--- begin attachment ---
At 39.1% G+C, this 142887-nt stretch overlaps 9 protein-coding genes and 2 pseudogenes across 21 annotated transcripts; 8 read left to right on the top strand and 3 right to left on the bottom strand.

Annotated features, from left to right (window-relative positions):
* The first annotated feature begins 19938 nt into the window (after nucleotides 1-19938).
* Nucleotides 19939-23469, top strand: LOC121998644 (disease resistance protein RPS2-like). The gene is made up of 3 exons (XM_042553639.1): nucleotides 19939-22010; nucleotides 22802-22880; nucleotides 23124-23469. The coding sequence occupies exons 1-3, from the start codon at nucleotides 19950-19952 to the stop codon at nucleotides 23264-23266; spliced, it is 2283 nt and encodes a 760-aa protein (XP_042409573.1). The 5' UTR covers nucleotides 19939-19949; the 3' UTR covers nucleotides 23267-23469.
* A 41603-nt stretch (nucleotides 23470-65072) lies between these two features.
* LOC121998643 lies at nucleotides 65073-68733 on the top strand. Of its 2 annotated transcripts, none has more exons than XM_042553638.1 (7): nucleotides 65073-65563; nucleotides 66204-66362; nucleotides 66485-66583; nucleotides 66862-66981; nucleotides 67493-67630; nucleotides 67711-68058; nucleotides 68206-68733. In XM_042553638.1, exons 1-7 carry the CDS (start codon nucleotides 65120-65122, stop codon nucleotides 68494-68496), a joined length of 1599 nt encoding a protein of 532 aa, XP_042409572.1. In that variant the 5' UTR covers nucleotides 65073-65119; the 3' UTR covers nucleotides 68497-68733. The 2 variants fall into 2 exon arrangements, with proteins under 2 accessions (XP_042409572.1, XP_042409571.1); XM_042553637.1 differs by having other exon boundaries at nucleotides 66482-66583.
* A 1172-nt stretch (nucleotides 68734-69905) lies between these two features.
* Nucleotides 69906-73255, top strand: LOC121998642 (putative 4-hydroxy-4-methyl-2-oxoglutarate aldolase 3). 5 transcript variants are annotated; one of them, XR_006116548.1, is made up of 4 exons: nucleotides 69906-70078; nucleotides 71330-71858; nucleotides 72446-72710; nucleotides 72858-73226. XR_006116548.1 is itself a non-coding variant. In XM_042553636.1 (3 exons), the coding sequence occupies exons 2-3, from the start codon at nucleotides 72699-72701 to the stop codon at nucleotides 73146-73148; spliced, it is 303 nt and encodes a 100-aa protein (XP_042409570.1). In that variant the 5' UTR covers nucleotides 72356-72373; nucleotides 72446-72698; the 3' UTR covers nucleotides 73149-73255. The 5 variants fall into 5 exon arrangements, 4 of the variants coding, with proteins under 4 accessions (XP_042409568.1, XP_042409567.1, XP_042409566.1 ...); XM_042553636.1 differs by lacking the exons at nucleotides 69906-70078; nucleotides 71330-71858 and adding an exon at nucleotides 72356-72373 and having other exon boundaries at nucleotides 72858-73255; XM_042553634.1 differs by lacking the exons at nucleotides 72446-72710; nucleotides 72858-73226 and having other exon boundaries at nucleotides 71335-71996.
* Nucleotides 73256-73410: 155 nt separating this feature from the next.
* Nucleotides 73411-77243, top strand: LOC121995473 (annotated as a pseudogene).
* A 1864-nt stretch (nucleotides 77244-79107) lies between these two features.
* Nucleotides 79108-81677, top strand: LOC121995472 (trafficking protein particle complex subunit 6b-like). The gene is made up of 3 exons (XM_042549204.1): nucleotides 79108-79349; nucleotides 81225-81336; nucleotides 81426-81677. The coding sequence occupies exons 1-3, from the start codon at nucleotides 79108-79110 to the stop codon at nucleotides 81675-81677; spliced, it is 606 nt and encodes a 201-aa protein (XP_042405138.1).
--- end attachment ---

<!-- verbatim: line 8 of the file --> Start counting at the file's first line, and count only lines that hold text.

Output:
* Nucleotides 69906-73255, top strand: LOC121998642 (putative 4-hydroxy-4-methyl-2-oxoglutarate aldolase 3). 5 transcript variants are annotated; one of them, XR_006116548.1, is made up of 4 exons: nucleotides 69906-70078; nucleotides 71330-71858; nucleotides 72446-72710; nucleotides 72858-73226. XR_006116548.1 is itself a non-coding variant. In XM_042553636.1 (3 exons), the coding sequence occupies exons 2-3, from the start codon at nucleotides 72699-72701 to the stop codon at nucleotides 73146-73148; spliced, it is 303 nt and encodes a 100-aa protein (XP_042409570.1). In that variant the 5' UTR covers nucleotides 72356-72373; nucleotides 72446-72698; the 3' UTR covers nucleotides 73149-73255. The 5 variants fall into 5 exon arrangements, 4 of the variants coding, with proteins under 4 accessions (XP_042409568.1, XP_042409567.1, XP_042409566.1 ...); XM_042553636.1 differs by lacking the exons at nucleotides 69906-70078; nucleotides 71330-71858 and adding an exon at nucleotides 72356-72373 and having other exon boundaries at nucleotides 72858-73255; XM_042553634.1 differs by lacking the exons at nucleotides 72446-72710; nucleotides 72858-73226 and having other exon boundaries at nucleotides 71335-71996.